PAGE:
Top mental health apps are “data suckers” that can trade your sensitive information

Mental health apps are worse at protecting their users’ personal information than almost any other category of apps, according to new research from the Mozilla Foundation.

The mediation service Calm, the App Store’s top mental health app, as well as apps for people recovering from eating disorders and sexual assault were criticized for their approach to user privacy by the authors of the *Privacy Report Not Included.

Many of the mental health apps reviewed for the report routinely shared user data, allowed weak passwords, had unclear or vague privacy policies, and targeted their users with personalized ads based on their data, the report found.

Mental health apps can pose additional privacy risks due to the highly sensitive and personal data they handle, linking data about a user’s mental state to identifying markers such as age, gender, race, location and even their contact information, the statement said. researchers.

“These are all details that can be used to identify an individual, whether that’s an employer, an advertiser, a health insurance company, or an adversary seeking to use this information in malicious ways,” Jen Caltrider, chief privacy officer, told NOS. inclusive. Euronews Next.

Monetizing mental health

The review of 32 apps serving needs related to mental health and religious beliefs found that 28 of them “raised strong concerns about user data management” while 25 failed to meet security standards for passwords, security updates, and management of vulnerabilities.

“With such power, these apps must equally take on the responsibility to respect and secure their users’ data,” said Caltrider.

“These apps target people who are most vulnerable. People who probably don’t expect their mental health to struggle can become ad data.”

The six apps with the worst privacy protections were Better Help, Youper, Woebot, Better Stop Suicide, Pray.com and Talkspace, the researchers said. online therapy app Talkspace, collecting private chat logs of therapy sessions.

‘Data suction machines’

In general, users should be careful when logging into mental health apps, the report warned, calling it a “data-gathering bonanza.”

“Nearly all apps reviewed gobble up users’ personal data — more than even Mozilla researchers have seen from apps and connected devices,” it said.

Data is big business, the report warned, with insurance companies able to collect more information about their customers and data brokers “enriching their databases” with users’ personal data.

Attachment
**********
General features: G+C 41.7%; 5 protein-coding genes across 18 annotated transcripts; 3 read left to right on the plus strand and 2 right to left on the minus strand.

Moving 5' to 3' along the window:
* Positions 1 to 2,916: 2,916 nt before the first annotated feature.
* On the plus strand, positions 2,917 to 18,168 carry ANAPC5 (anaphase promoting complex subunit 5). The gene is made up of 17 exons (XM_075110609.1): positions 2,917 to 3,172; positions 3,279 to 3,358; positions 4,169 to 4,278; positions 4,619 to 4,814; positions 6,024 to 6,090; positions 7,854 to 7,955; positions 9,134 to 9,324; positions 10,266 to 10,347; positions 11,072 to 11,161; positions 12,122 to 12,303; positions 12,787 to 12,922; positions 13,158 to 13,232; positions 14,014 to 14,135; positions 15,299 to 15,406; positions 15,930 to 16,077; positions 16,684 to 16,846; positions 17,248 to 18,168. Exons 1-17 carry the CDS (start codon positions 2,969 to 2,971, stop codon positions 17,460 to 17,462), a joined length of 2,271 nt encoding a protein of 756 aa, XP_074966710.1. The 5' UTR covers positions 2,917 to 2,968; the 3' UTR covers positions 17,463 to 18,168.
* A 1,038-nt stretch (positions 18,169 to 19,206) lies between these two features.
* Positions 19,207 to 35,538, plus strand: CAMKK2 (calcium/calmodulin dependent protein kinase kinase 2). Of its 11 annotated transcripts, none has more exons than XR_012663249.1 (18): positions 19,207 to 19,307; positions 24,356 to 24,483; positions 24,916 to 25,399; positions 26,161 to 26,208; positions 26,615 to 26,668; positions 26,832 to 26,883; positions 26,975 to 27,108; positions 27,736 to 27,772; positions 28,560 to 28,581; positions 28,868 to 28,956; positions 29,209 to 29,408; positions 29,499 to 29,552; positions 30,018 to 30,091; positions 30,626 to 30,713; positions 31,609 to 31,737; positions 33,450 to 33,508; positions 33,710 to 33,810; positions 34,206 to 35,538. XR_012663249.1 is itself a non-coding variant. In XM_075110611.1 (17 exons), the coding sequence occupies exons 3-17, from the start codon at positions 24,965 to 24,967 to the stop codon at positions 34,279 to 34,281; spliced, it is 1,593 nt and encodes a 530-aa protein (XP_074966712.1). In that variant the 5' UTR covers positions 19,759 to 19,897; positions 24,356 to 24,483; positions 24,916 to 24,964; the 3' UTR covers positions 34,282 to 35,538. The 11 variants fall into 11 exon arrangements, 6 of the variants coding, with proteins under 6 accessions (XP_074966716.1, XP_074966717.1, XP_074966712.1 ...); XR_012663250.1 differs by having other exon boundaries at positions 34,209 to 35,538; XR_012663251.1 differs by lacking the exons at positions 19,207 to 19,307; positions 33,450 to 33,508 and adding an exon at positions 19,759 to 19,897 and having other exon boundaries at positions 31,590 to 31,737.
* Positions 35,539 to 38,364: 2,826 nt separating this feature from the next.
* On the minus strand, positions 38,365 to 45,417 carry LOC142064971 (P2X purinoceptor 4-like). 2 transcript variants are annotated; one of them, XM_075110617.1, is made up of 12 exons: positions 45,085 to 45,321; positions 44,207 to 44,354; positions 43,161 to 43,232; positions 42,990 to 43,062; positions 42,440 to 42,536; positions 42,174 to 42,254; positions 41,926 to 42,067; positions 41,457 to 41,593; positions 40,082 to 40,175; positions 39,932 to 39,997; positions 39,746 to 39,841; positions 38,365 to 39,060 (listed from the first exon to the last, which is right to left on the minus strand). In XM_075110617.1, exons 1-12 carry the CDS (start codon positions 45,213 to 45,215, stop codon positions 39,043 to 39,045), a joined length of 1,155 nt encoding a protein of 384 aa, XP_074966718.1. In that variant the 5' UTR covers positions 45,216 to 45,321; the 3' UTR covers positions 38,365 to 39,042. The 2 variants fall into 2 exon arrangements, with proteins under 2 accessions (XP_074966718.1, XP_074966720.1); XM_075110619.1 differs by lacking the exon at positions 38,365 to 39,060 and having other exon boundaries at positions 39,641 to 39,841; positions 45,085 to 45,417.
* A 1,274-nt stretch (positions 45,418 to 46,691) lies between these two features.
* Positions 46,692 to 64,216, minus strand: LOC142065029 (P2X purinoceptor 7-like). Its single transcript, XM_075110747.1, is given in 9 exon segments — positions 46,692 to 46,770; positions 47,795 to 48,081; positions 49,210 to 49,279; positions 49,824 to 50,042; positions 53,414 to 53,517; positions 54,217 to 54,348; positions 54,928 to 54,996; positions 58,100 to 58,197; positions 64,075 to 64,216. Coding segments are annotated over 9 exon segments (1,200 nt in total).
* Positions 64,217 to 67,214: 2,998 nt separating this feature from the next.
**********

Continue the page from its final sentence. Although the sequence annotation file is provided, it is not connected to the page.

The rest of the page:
“Despite their flaws, hundreds of millions of dollars are invested in these apps. In some cases, they act like data-sucking machines layered on top of a mental health app. In other words, a wolf in sheep’s clothing,” said Mozilla researcher Misha Rykov.

Euronews Next contacted Calm and Talkspace to request a response to the report, but they did not immediately respond.

How can you protect your data?

There are ways app users can reduce the chance of their sensitive data falling into the wrong hands, Caltrider told Euronews Next.

“Make sure any information you share through these apps is information you’re okay with being made public, as nothing is guaranteed to be 100 percent private when shared through these apps,” she said.

Users of online therapy services should ask their therapist to take notes by hand and not upload them to the app’s system, she said, to reduce the chances of private conversations being shared — intentionally or accidentally.

Caltrider also advised that users opt out of data sharing agreements when possible and that they do not link their social media accounts to mental health or prayer apps.

Users can also make sure they set strong passwords, even if an app doesn’t need it, and should regularly request companies to remove any personal data they have

saved, she added.

Top mental health apps are “data suckers” that can trade your sensitive information

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